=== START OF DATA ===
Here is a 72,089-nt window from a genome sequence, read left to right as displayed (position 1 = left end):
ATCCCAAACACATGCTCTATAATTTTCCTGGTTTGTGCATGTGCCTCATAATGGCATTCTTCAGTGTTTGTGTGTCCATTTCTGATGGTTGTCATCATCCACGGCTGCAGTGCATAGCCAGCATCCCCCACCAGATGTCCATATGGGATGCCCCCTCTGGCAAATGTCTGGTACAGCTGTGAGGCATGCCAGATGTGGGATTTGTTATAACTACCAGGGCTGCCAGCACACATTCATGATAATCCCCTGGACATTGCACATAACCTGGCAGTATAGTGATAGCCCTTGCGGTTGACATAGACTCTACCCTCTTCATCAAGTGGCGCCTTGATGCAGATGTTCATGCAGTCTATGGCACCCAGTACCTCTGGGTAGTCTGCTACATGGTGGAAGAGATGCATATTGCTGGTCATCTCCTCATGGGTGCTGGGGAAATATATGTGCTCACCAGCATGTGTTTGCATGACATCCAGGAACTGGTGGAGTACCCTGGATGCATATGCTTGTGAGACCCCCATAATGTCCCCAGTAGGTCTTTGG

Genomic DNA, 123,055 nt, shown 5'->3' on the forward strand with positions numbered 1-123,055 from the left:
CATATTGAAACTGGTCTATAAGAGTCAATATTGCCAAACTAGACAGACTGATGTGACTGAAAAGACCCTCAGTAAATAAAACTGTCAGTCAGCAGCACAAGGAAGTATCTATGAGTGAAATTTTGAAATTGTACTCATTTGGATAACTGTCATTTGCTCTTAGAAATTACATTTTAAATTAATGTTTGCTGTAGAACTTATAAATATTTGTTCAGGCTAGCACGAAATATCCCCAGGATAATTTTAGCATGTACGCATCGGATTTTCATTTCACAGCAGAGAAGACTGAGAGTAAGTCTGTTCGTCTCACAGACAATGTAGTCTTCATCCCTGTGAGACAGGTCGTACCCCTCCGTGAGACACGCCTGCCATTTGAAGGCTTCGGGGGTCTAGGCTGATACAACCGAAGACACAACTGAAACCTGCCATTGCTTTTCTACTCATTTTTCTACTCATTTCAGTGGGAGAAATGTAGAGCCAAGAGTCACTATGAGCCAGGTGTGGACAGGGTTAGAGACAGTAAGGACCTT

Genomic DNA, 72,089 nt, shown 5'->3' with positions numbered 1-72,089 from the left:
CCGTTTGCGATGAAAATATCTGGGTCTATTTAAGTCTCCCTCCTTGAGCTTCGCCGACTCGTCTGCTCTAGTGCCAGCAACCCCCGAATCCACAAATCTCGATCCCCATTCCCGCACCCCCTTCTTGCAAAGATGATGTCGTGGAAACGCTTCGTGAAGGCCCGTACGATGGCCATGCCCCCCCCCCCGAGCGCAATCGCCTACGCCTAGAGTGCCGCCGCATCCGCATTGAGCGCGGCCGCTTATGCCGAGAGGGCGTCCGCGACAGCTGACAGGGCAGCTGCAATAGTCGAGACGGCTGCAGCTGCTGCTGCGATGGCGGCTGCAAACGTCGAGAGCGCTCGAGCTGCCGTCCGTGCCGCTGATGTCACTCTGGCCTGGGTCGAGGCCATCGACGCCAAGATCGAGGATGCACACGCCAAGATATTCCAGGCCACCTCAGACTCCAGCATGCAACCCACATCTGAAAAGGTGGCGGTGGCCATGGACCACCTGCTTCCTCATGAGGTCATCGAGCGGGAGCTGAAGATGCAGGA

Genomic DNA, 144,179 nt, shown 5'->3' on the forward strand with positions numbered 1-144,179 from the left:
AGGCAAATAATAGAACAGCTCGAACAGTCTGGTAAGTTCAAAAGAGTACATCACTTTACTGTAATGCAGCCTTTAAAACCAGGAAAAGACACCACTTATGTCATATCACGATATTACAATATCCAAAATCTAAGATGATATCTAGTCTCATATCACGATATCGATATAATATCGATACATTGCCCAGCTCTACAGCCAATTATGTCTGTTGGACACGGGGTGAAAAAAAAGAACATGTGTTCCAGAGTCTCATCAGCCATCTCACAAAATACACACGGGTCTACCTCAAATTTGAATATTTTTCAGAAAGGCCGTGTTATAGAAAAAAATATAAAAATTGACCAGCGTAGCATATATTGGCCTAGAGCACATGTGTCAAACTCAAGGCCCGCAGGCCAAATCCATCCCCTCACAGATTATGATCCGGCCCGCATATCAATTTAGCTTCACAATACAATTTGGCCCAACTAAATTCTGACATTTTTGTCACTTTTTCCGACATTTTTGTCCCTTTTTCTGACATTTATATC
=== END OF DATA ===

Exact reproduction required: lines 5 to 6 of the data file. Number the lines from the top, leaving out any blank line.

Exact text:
Genomic DNA, 72,089 nt, shown 5'->3' with positions numbered 1-72,089 from the left:
CCGTTTGCGATGAAAATATCTGGGTCTATTTAAGTCTCCCTCCTTGAGCTTCGCCGACTCGTCTGCTCTAGTGCCAGCAACCCCCGAATCCACAAATCTCGATCCCCATTCCCGCACCCCCTTCTTGCAAAGATGATGTCGTGGAAACGCTTCGTGAAGGCCCGTACGATGGCCATGCCCCCCCCCCCGAGCGCAATCGCCTACGCCTAGAGTGCCGCCGCATCCGCATTGAGCGCGGCCGCTTATGCCGAGAGGGCGTCCGCGACAGCTGACAGGGCAGCTGCAATAGTCGAGACGGCTGCAGCTGCTGCTGCGATGGCGGCTGCAAACGTCGAGAGCGCTCGAGCTGCCGTCCGTGCCGCTGATGTCACTCTGGCCTGGGTCGAGGCCATCGACGCCAAGATCGAGGATGCACACGCCAAGATATTCCAGGCCACCTCAGACTCCAGCATGCAACCCACATCTGAAAAGGTGGCGGTGGCCATGGACCACCTGCTTCCTCATGAGGTCATCGAGCGGGAGCTGAAGATGCAGGA